Asus P6T Deluxe Intel Core i7 motherboard
Intel's X58 chipset makes an early appearance
There is a decent array of ports and connectors on the I/O panel, starting with a single PS/2 port that can be used for either a mouse or keyboard. There are eight USB 2.0 ports in four widely spaced pairs, a full array of audio connectors, a six-pin Firewire, one eSATA and dual Gigabit LAN. Plug in the supplied bracket and you gain two more USB ports and a mini four-pin Firewire.
PMP? No, Asus' OC Palm overclocking gizmo
The box of accessories includes the usual cables and also a gizmo called OC Palm which looks like a small USB digital clock. We’ve seen various external debug and POST devices from Asus in the past but this is something different, not least because it connects to a regular USB port instead of using a dedicated header on the board. Once Windows is running and you’ve installed the Asus EPU-6 Engine utility, the Asus TurboV utility for overclocking within Windows and the driver for the OC Palm device, you can use the OC Palm to monitor the innards of your PC and also to change settings on the fly.
It sounds like a spiffing idea, provided you fancy the idea of adjusting your CPU and RAM speed while you’re playing a game and can't see the Asus TurboV utility, but once again we’re not so sure. Overclock, test, test and test again and then play is our mantra.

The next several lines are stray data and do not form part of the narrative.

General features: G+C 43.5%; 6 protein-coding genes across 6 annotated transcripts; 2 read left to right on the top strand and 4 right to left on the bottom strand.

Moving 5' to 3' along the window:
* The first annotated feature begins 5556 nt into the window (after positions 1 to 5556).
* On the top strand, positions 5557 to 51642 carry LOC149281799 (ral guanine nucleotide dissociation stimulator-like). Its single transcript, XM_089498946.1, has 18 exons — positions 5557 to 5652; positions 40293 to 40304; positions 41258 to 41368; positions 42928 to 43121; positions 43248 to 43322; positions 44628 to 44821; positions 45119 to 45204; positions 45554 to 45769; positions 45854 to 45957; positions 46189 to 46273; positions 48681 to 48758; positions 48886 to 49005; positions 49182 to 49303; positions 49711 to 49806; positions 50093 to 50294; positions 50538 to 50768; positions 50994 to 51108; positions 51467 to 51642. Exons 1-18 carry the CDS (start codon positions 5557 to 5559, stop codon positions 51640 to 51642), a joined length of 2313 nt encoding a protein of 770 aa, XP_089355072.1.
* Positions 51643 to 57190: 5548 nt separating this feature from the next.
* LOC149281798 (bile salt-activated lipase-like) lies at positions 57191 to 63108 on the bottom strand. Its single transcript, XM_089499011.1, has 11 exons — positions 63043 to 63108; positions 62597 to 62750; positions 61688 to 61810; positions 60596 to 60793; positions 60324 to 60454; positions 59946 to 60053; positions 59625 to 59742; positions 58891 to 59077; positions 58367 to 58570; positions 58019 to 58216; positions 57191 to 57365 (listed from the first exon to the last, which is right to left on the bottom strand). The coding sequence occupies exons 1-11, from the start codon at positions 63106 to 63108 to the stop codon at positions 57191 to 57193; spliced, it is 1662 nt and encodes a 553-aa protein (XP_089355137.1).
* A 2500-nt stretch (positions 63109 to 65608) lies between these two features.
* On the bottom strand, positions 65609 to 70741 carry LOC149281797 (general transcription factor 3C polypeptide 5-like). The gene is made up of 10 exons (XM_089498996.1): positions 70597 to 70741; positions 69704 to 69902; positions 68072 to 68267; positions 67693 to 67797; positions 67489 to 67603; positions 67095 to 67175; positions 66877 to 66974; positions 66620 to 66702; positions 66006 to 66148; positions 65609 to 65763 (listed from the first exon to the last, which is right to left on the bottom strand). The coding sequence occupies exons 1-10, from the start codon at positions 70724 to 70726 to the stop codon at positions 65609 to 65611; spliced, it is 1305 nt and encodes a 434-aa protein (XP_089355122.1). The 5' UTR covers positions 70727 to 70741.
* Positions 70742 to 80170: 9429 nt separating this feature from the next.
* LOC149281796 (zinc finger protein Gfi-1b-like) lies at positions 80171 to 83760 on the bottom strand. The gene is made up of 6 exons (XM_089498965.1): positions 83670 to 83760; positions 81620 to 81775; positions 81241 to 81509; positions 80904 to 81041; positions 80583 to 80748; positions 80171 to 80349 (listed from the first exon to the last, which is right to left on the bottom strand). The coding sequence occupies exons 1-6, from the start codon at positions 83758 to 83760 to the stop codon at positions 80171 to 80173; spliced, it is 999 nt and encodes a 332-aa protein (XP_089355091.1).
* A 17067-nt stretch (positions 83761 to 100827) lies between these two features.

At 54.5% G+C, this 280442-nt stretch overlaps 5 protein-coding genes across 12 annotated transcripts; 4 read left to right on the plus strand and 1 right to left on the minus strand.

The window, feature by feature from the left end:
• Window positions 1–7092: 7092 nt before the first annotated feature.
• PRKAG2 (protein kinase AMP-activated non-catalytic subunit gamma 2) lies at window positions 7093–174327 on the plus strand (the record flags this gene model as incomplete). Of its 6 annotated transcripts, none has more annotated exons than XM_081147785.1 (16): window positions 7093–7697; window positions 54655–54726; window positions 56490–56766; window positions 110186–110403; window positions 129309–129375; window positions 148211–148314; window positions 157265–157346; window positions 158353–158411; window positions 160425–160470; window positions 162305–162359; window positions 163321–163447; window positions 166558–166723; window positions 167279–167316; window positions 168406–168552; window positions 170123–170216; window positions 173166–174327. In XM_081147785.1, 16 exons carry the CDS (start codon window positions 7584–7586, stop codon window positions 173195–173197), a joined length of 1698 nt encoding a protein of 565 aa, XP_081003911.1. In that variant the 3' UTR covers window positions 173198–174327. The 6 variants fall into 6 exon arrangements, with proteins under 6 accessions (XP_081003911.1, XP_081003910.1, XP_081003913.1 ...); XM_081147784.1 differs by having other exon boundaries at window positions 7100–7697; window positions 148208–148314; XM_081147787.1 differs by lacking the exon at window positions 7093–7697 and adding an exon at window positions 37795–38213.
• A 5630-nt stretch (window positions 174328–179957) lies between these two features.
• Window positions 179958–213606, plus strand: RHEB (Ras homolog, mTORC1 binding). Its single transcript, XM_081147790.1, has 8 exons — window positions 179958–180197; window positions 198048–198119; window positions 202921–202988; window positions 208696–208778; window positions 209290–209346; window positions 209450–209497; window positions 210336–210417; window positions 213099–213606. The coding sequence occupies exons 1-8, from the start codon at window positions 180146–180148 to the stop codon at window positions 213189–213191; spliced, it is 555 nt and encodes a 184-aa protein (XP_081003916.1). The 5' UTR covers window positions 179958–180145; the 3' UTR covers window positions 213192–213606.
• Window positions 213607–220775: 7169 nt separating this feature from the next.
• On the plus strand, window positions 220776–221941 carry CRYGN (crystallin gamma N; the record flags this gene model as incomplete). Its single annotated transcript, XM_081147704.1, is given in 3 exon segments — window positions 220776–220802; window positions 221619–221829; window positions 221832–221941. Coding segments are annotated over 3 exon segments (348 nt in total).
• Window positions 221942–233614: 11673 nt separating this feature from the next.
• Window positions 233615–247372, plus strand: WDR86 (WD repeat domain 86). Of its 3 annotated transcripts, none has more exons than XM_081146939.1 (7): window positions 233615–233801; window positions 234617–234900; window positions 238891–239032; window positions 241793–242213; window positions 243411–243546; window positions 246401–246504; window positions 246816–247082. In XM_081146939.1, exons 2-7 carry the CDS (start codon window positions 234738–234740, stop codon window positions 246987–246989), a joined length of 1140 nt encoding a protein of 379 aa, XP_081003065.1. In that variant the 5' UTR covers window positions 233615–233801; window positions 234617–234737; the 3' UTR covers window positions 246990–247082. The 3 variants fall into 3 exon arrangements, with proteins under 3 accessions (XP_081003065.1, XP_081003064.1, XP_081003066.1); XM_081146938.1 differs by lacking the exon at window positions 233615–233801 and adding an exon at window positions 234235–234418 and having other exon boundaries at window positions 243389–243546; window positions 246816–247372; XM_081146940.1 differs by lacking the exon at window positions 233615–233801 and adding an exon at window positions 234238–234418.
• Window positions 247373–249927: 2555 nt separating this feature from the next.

We were hard-pressed to spot any new features in the Bios setup screen, which seemed surprising as this is new CPU architecture for Intel. But of course AMD has already pioneered an integrated memory controller and has ditched the frontside bus in favour of HyperTransport. If you’re familiar with Athlon or Phenom then Core i7 will hold few terrors.
We can’t give the game away about the performance of the P6T Deluxe - well, not for a couple of weeks, anyway - so let’s just say that the quad-core Core i7 which we set to 2.66GHz then 3GHz crunched through benchmarks as effectively as the clock frequency suggests. It’s a similar story with triple-channel DDR 3 running at 1066MHz. The low clock speed hurts latency, while the integrated memory controller and triple-band feature delivers bandwidth like there’s no tomorrow.
As for the P6T Deluxe, well it’s a decent motherboard but it’s a very safe design that covers all of the options but it does it without adding anything exciting to the mix.
Sponsored: The Nuts and Bolts of Ransomware in 2016